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Old 12-13-2017, 08:40 AM
 
7,447 posts, read 9,191,083 times
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Quote:
Originally Posted by Diana Holbrook View Post
This may be another case of "it depends on customs in your area!" In our market, the buyer's agent chooses the title company, unless the listing agent has already opened title with the listing... which they sometimes do.
Interesting. Is that because the Buyer usually pays for the title policy there?

In Michigan, the Seller customarily pays for the title insurance policy so the Seller's side usually selects the title company. Since the title insurance rates are regulated, the selection of a title company has never a point of contention in my experience. Selling agents usually select a title company where they've done the most business--which is often just the closest one to their office.
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Old 12-13-2017, 08:45 AM
 
Location: 5,400 feet
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Quote:
Originally Posted by jackmichigan View Post
Interesting. Is that because the Buyer usually pays for the title policy there?

In Michigan, the Seller customarily pays for the title insurance policy so the Seller's side usually selects the title company. Since the title insurance rates are regulated, the selection of a title company has never a point of contention in my experience. Selling agents usually select a title company where they've done the most business--which is often just the closest one to their office.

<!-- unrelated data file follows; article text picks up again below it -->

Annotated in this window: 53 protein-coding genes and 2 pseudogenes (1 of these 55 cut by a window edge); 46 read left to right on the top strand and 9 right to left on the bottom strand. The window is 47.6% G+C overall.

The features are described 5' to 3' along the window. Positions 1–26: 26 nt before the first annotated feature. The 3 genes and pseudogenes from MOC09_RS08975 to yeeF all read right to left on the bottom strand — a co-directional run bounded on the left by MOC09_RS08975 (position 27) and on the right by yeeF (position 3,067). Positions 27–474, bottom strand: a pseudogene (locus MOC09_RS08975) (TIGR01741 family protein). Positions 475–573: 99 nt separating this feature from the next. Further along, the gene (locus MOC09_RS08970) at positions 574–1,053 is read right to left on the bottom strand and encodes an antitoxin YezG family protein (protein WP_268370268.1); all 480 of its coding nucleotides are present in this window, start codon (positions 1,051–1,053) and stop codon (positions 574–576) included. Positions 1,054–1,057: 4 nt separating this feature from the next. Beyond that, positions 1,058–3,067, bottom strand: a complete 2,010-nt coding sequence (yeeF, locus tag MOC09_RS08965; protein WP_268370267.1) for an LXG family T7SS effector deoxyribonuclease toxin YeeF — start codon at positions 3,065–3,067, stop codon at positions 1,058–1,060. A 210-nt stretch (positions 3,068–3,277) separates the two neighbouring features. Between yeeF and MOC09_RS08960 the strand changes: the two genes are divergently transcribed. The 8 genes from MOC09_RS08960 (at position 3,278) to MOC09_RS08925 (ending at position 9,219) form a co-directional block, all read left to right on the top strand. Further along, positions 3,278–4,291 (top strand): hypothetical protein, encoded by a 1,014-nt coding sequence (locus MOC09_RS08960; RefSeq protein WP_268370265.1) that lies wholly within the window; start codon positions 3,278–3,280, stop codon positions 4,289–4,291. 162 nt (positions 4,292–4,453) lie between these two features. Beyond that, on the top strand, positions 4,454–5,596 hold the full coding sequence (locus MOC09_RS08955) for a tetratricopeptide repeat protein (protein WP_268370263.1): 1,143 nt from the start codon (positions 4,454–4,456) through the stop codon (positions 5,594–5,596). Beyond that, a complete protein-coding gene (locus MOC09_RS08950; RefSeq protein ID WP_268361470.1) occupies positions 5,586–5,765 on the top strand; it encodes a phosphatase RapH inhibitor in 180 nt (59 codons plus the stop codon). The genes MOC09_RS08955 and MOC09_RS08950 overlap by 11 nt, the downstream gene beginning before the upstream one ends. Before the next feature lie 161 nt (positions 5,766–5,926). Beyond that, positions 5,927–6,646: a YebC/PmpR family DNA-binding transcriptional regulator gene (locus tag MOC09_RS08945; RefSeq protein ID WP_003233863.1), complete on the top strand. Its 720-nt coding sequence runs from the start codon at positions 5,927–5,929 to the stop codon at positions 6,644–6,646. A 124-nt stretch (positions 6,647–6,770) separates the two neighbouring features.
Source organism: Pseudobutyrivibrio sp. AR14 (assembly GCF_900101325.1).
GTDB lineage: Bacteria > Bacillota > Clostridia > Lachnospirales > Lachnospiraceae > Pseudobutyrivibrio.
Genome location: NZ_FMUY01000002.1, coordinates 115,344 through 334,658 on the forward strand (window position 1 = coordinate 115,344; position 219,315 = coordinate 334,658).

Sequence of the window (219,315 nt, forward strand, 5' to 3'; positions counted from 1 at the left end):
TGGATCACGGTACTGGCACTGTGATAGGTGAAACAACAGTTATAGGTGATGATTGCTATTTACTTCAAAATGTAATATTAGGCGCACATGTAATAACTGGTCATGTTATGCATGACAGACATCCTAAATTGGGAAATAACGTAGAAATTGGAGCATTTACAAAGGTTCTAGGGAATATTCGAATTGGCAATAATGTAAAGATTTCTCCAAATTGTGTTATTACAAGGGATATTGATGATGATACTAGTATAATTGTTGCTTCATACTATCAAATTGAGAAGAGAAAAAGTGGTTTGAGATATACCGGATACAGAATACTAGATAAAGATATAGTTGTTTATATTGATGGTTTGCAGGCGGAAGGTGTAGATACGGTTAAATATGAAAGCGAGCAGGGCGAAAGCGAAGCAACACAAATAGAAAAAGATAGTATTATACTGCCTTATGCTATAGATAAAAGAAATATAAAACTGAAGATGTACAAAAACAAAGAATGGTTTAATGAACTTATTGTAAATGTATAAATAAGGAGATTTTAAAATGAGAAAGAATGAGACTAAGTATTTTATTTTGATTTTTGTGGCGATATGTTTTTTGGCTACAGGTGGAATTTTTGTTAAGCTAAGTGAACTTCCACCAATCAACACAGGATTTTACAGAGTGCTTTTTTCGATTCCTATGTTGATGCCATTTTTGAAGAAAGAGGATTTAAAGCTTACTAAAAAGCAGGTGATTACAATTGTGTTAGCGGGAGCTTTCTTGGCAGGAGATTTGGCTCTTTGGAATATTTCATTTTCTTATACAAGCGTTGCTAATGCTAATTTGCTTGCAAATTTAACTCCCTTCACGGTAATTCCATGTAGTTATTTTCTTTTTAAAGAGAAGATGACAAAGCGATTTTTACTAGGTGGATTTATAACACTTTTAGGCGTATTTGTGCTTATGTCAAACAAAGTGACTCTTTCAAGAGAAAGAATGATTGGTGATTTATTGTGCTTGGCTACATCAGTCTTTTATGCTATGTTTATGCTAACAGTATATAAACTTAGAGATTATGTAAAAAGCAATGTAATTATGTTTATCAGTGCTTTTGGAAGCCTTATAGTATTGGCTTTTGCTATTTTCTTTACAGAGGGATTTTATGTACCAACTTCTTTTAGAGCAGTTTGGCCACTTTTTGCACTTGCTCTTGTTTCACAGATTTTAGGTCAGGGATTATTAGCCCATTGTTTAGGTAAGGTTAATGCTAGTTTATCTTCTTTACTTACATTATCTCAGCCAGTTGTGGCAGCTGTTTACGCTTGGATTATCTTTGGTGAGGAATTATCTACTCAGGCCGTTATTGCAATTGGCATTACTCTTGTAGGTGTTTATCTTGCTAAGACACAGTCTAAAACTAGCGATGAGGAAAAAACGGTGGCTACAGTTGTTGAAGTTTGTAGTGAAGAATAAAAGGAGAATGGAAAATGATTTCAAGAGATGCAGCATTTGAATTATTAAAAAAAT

Same here in NM. Seller provides the owner policy and the buyer buys a lender policy if needed. The coverage terms and rates are heavily regulated here, so it makes little difference who issues the policy.
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Old 12-13-2017, 08:47 AM
 
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Most of the time, the title is choose by either the bank or the lawyer. If you want a specific title company, then you may have to let them know ahead of time.
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Old 12-14-2017, 11:52 AM
 
Location: Boise, ID
8,047 posts, read 25,303,630 times
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In my area, the buyer selects. Sometimes the seller will counter and ask for a different one, but it is a buyer's choice in the end.

The only time it really matters is if it is new construction. In my area, title companies make builders jump through a lot of hoops if the buyer wants (or the builder wants to provide) expanded coverage. This is the coverage that covers liens on work done in the prior 90 days, which on new construction is most of the house. So if the builder dies or files bankruptcy the day after closing, the buyer doesn't end up with $300k worth of liens ON TOP of their mortgage. So for the title company to issue it, they have to satisfy themselves that the builder is reliable about paying their bills, and financially stable. They require profit and loss statements, bank statements, even call subcontractors for reference checks. This is a MAJOR pain for a builder to set up with a new title company. So that is why builders usually ask to close at their preferred title company.

Other than that, there is no substantial difference between title companies here. It just comes down to which escrow officers are good and which are bad.